By Mattia Sangiorgi
From Jakob von Gunten, by Robert Walser (trans. Christopher Middleton, NYRB):
If I were rich, I wouldn’t travel around the world. To be sure, that would not be so bad. But I can see nothing wildly exciting about getting a fugitive acquaintance with foreign places. In general I would decline to educate myself, as they say, any further. I would be attracted by deep things and by the soul, rather than by distances and things far off. It would fascinate me to investigate what is near at hand. And I wouldn’t buy anything, either. I would make no acquisitions. Elegant clothes, fine underwear, a top hat, modest gold cufflinks, long patent leather shoes, that would be about all, and with these things I would start out. No house, no garden, no servant, yes, a servant, I would engage a good, dignified Kraus. And then I could begin. Then I would walk out into the swirling mist on the street. Winter with its melancholy cold would match my gold coins excellently. I would carry the banknotes in a simple briefcase. I would walk about on foot, just as usual, with the consciously secret intention of not letting people notice very much how regally rich I am. Perhaps, too, it would be snowing. All the same to me, on the contrary, that would suit me fine. Soft snowfall among the evening glow of streetlamps. It would be glittering, fascinating. It would never occur to me to take a cab. Only people who are in a hurry or want to put on noble airs do that. But I wouldn’t want to put on noble airs, and I would be in no hurry whatever. Thoughts would occur to me as I strolled along.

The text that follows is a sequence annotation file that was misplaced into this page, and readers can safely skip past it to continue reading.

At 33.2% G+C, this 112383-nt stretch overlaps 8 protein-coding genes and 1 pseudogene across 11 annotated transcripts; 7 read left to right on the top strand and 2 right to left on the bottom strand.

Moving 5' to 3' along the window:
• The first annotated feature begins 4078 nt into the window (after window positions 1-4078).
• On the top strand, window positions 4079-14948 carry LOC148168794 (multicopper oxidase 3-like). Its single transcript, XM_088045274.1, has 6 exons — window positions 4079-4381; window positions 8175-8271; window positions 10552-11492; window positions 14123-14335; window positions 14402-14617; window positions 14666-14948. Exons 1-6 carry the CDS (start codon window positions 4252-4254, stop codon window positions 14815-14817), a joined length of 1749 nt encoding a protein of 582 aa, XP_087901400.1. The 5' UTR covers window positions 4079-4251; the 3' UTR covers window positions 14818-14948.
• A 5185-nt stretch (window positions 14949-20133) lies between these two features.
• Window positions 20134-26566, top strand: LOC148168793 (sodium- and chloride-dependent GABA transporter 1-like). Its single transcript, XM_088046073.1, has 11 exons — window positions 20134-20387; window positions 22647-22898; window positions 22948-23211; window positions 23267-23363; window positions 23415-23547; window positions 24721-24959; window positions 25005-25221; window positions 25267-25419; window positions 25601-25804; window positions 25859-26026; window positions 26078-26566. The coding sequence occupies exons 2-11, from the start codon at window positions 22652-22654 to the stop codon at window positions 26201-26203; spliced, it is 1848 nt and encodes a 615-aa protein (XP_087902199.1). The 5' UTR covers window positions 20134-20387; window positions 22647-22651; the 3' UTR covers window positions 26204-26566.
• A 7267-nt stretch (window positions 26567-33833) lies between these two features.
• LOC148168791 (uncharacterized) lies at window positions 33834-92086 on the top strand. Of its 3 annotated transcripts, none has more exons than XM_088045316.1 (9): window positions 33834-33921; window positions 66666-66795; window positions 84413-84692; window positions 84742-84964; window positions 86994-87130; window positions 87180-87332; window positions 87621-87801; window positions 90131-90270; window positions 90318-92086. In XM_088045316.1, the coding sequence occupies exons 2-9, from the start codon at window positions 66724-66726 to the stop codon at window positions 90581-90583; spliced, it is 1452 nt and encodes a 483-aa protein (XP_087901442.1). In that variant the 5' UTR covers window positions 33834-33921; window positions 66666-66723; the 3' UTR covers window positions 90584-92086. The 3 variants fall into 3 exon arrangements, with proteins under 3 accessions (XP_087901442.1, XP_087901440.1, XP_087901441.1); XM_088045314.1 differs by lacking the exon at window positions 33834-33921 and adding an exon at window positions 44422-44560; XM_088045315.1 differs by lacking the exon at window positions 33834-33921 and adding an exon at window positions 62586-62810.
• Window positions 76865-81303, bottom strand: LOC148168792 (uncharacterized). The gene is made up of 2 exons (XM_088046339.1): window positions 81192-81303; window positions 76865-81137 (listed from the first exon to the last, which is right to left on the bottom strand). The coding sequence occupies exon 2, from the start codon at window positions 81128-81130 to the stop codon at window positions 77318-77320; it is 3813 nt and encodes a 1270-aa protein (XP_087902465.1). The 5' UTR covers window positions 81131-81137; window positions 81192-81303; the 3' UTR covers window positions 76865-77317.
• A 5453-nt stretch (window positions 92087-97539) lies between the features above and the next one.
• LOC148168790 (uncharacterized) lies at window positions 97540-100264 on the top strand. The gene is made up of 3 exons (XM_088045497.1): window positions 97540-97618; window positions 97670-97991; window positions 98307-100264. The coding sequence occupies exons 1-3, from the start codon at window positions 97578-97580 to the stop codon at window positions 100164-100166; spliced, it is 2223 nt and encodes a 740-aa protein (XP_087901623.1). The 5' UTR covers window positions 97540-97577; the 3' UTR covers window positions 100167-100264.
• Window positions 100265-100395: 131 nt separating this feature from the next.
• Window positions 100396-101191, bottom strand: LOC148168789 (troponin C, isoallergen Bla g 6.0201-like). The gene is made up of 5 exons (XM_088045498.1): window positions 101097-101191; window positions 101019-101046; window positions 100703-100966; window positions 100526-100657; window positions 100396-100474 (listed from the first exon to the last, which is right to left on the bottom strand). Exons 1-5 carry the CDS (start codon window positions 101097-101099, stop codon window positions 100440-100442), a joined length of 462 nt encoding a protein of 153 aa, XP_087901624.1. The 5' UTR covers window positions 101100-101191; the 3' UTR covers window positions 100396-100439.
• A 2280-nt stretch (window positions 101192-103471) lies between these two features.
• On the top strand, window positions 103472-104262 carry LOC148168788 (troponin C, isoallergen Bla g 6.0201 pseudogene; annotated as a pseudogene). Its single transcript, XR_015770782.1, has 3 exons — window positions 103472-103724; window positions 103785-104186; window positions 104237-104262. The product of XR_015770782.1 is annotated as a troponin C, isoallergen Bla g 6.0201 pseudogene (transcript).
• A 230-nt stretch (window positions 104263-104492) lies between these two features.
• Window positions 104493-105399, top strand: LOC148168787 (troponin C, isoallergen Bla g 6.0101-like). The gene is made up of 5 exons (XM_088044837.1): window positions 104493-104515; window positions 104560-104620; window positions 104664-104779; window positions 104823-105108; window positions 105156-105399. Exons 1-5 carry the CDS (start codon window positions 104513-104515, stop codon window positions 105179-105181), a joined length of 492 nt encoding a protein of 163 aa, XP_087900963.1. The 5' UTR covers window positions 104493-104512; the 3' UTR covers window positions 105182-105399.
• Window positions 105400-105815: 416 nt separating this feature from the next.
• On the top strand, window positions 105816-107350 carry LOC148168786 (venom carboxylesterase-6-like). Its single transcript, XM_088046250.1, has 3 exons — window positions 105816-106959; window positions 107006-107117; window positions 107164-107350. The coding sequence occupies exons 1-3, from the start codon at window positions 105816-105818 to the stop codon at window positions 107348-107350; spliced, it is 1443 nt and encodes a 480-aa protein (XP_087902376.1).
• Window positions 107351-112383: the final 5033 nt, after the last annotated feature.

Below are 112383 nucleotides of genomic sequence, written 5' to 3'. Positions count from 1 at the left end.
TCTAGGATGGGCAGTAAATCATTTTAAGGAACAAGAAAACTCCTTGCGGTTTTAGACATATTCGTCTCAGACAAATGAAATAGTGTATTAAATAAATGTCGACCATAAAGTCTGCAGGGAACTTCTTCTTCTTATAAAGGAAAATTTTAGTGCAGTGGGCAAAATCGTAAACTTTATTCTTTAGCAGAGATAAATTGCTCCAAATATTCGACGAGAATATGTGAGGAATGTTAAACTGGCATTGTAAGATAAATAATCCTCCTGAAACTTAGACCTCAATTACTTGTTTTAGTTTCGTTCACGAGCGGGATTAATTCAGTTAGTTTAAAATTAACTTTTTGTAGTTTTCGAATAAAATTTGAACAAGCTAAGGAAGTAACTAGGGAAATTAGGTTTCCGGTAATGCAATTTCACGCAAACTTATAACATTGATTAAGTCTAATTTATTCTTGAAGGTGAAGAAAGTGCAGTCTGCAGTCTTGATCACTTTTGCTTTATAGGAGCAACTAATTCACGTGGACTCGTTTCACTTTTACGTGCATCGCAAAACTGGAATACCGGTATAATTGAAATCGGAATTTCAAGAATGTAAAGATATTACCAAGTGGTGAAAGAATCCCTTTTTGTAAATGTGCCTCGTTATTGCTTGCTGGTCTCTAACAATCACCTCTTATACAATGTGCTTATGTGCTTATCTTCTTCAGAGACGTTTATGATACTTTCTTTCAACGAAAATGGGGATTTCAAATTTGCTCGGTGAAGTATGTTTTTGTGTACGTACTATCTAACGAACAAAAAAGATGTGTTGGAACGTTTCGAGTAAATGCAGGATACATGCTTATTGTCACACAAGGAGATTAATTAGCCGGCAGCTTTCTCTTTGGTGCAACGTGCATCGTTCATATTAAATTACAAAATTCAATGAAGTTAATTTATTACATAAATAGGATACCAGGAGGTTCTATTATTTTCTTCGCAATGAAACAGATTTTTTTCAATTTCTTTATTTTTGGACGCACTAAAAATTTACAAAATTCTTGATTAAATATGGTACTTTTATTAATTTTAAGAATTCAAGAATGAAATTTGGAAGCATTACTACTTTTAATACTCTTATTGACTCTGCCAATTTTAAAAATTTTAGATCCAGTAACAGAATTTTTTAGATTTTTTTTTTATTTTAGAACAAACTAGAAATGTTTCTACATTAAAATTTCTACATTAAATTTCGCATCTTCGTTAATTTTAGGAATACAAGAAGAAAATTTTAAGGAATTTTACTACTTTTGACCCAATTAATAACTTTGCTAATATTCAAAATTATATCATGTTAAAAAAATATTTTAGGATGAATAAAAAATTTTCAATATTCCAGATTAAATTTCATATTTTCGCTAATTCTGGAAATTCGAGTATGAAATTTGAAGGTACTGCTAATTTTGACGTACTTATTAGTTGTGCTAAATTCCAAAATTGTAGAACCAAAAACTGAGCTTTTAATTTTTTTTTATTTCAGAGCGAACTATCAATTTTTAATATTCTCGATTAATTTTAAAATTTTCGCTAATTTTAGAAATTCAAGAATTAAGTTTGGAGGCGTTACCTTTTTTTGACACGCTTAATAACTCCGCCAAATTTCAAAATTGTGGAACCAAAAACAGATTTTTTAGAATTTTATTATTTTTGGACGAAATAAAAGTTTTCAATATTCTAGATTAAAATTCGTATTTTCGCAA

Mattia Sangiorgi (1975–) lives in Ravenna, Italy. He studied Photography at the Academy of Fine Art of Ravenna and at IUAV University in Venice, where he met Guido Guidi and started to collaborate with him. He is currently interested in ordinary anthropized landscapes. You can see more of his work on his website.
Sangiorgi photographed derive in Ravenna. The series is available as a book from Osservatorio Fotografico at this link.